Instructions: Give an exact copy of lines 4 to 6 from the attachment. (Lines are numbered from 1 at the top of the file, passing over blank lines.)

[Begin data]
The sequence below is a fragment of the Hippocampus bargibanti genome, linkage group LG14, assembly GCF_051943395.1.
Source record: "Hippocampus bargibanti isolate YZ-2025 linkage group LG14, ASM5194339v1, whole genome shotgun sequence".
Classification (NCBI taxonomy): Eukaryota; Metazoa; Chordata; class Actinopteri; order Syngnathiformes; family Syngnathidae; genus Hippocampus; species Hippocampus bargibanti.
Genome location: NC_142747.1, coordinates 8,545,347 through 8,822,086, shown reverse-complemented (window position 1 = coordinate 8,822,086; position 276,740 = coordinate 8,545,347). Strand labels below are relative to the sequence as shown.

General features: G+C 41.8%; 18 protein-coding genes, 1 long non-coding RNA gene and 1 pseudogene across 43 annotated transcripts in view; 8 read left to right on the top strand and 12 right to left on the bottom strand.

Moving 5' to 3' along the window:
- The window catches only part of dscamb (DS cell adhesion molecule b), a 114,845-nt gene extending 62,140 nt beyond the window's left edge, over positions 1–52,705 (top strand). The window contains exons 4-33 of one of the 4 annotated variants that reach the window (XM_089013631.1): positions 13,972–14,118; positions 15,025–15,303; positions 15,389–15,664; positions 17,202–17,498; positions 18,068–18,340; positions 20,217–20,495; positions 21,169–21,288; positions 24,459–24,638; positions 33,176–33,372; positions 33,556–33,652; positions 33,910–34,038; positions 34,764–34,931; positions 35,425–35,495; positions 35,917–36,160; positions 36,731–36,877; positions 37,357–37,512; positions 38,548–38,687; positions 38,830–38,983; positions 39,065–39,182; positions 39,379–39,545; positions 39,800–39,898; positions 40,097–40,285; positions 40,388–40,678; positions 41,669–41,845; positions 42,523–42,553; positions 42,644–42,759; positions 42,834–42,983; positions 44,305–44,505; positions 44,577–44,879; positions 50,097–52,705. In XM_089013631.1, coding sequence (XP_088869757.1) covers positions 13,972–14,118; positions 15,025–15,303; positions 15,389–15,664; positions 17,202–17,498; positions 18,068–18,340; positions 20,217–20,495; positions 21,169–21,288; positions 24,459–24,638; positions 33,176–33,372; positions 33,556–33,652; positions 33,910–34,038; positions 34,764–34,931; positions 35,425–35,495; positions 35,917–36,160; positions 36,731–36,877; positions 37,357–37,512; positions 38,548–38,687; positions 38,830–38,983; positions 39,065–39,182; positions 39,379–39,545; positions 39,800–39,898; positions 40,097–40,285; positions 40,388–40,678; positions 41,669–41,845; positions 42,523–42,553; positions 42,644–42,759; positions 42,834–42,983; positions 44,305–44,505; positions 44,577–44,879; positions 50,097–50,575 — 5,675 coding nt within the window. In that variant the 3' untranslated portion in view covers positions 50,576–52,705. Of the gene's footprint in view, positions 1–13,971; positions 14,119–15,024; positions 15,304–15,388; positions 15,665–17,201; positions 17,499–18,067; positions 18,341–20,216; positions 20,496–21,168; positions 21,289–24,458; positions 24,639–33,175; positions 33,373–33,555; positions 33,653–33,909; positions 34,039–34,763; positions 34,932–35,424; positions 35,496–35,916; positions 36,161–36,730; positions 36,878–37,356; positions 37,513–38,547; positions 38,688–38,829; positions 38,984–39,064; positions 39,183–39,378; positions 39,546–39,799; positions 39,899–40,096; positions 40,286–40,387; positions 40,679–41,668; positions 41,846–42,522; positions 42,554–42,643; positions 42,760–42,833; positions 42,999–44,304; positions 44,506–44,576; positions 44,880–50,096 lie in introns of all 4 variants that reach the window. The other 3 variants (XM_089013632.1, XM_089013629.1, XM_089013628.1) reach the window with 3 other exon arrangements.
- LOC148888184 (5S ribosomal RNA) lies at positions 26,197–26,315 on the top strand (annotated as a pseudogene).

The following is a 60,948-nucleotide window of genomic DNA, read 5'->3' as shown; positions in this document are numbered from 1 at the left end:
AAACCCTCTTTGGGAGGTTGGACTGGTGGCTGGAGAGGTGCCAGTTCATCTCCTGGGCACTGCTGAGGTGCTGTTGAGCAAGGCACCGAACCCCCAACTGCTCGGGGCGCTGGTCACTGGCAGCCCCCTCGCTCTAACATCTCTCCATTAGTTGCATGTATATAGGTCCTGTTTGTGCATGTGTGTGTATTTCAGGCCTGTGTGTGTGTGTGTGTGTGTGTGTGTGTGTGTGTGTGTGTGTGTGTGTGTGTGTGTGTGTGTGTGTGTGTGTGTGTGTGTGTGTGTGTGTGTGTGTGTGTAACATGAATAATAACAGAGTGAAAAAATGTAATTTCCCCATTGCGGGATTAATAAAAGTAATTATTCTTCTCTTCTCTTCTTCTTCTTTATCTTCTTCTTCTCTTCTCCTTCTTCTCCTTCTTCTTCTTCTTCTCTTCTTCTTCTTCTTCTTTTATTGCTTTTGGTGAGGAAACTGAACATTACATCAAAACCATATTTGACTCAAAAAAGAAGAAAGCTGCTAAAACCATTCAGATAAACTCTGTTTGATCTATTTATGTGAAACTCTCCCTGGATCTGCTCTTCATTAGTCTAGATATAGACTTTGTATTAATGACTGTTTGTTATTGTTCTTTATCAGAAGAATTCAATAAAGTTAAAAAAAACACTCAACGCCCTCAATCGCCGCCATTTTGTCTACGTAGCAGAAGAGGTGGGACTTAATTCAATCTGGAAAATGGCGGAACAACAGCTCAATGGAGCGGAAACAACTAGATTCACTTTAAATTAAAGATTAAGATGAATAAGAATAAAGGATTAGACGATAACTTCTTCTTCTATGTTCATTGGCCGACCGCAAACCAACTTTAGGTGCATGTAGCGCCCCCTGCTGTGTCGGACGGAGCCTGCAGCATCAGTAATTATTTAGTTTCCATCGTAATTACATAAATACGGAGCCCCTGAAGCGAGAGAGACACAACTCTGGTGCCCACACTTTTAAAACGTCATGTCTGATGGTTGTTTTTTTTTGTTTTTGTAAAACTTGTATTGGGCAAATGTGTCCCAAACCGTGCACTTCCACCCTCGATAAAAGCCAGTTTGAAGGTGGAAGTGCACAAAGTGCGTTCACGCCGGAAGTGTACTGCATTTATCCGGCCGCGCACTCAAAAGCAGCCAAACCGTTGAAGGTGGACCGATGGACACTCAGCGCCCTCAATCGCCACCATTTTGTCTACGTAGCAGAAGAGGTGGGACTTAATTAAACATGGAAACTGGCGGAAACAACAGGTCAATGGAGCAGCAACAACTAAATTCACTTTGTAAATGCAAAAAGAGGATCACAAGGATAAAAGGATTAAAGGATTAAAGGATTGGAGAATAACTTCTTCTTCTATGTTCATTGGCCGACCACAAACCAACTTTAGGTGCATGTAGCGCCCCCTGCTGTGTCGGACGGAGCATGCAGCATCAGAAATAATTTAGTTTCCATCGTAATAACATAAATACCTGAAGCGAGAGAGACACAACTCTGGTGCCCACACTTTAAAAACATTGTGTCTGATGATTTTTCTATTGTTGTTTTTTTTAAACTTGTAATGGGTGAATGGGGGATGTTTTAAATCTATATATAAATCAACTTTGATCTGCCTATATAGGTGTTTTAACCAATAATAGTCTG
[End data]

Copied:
Genome location: NC_142747.1, coordinates 8,545,347 through 8,822,086, shown reverse-complemented (window position 1 = coordinate 8,822,086; position 276,740 = coordinate 8,545,347). Strand labels below are relative to the sequence as shown.

General features: G+C 41.8%; 18 protein-coding genes, 1 long non-coding RNA gene and 1 pseudogene across 43 annotated transcripts in view; 8 read left to right on the top strand and 12 right to left on the bottom strand.

Moving 5' to 3' along the window: